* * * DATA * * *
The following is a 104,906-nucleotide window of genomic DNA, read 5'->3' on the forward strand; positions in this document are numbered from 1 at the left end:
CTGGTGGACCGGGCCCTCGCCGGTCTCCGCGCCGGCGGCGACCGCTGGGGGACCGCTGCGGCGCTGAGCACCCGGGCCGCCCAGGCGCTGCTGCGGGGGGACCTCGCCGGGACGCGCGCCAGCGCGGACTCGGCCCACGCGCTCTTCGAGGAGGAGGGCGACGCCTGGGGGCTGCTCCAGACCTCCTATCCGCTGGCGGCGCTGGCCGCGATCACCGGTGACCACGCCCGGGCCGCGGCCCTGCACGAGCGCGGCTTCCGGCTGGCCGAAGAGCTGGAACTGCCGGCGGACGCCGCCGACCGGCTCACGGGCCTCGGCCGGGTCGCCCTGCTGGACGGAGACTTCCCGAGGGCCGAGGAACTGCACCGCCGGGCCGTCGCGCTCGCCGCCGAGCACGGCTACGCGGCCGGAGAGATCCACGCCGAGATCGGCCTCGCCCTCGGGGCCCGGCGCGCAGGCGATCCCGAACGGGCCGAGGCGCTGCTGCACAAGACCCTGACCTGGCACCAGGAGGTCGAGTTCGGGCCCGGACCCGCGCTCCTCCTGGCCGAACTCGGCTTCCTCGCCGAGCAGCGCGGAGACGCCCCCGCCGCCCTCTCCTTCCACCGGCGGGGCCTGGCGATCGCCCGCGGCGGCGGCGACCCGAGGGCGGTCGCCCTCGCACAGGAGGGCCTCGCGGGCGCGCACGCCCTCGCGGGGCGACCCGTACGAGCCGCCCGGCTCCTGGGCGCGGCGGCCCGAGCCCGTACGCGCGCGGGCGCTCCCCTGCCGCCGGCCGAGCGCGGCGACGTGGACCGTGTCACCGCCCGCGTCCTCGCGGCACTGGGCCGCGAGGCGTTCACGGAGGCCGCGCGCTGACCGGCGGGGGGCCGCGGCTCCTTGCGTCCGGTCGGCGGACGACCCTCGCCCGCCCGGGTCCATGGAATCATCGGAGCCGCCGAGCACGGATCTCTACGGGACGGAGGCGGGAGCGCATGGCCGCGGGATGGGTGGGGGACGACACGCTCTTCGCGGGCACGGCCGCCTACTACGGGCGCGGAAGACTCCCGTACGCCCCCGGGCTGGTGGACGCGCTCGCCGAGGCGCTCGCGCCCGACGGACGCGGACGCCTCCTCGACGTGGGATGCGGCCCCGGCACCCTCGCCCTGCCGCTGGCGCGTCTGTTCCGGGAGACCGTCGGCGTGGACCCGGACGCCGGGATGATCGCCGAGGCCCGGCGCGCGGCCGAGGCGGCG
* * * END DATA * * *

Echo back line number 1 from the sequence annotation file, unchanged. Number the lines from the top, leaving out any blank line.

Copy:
The following is a 104,906-nucleotide window of genomic DNA, read 5'->3' on the forward strand; positions in this document are numbered from 1 at the left end: